Kayemba Mvula is a soon to be consultant and currently an MBA candidate at MIT Sloan. In a past life, he was as a data-driven, social impact-focused professional. Although he was born in the Democratic Republic of Congo, he considers himself a native of New Orleans, Louisiana. He currently resides in Cambridge, Massachusetts.

Prior to business school, Kayemba accumulated over ten years of experience in the U.S. and Sub-Saharan Africa working at the intersection of technology and social impact, for organizations such as the Vera Institute of Justice, United Nations Development Programme (UNDP) and United States Agency for International Development (USAID). While at MIT Sloan, Kayemba served as a Co-Chair for the 2022 Africa Innovate Conference and co-founded the MIT Sloan Small Business Clinic. Despite his career remains an advocate for human rights and broadly. 

Kashay Sanders is a proud native New Yorker and alumnus of Dartmouth College (B.A.) and University of Michigan (MBA). Kashay spent 6 years in the social sector exploring various facets of what it means to drive social change, which included working in social enterprise in India, running workforce development initiatives in NYC government, and activating communities to end homelessness in a national nonprofit. Upon realizing that culture and employee engagement are key for an organization’s success, Kashay unearthed a love of strategic HR, and specifically learning & development.

Currently, Kashay is the First Year Learning Program Manager at Microsoft, where she is charged with realizing a new immersive onboarding experience for all of the company's new hires. The thread that unites her diverse professional experiences is a passion for creating ecosystems where people can thrive.

Derek Soled is a MD/MBA candidate at Harvard Medical School and Harvard Business School. He has worked on health policy and business at the city, state, and federal level. Most recently, Derek served as an adviser for the New York City Health Commissioner during the COVID-19 pandemic. His research focuses on the intersection of business and policy, clinical medicine, and the humanities.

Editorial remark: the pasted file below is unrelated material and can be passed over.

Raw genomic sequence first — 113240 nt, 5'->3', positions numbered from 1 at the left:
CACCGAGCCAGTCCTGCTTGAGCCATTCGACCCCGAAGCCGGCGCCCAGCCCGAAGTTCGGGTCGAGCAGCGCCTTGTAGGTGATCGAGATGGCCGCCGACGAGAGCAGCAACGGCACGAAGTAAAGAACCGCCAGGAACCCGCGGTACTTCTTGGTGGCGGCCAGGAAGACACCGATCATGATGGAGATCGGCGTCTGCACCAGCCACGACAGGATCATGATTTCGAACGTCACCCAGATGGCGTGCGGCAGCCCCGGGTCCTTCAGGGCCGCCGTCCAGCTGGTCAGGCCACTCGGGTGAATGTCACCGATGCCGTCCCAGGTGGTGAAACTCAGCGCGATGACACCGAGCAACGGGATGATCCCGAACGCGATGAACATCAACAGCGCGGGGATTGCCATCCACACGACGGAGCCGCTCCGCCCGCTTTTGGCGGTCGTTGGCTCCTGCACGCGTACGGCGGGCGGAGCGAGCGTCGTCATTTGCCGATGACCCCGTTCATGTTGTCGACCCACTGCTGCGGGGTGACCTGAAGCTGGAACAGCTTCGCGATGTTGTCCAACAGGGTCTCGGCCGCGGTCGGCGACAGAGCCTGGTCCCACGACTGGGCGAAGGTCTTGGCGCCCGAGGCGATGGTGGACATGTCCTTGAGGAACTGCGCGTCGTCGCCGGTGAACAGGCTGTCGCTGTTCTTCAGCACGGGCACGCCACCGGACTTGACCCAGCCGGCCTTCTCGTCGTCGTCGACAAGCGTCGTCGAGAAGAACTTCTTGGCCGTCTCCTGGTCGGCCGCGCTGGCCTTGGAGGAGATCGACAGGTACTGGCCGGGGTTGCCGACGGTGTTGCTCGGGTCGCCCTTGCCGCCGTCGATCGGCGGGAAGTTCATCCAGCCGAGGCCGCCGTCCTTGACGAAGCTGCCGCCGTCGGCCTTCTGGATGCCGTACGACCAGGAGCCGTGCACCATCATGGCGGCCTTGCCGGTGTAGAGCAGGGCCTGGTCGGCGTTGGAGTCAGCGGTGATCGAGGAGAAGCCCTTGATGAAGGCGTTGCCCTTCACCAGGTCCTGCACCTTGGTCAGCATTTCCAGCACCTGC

Derek received his master’s degree in medical anthropology from the University of Oxford as a Walter Byers Scholar and his bachelor’s degree in sociology and molecular biology from Yale University.

Angie Tang is a dual degree student pursuing an MBA at Harvard Business School and an MPP at Harvard Kennedy School. Originally from Toronto, she is passionate about approaching healthcare delivery from both the public and private sectors, with a particular focus on delivery/financing innovation and social determinants of health.

Previously, she was a strategy and implementation manager at Boston Medical Center Health System and a consultant at McKinsey focused on healthcare, social sector, and transformation projects. She graduated from the University of Pennsylvania with a BSc in Economics and a BA in International Studies.

Cameron Wood is an Oxford MBA Candidate focused on brand management and marketing. He holds a BA in International Relations from the University of Toronto – Trinity College. Prior to his MBA, he was a senior communications advisor for the provincial government of Ontario, Canada. Most recently he served as Director of Communications for the Minister of College and Universities, and as Senior Issues Manager for the Premier of Ontario.

Jordan Van Althuis is a current MBA-MPA dual degree student at NYU and intends to be a global leader in the Business & Human Rights field. Prior to NYU, Jordan helped launch a Business & Human Rights practice at one of the world’s top international law firms.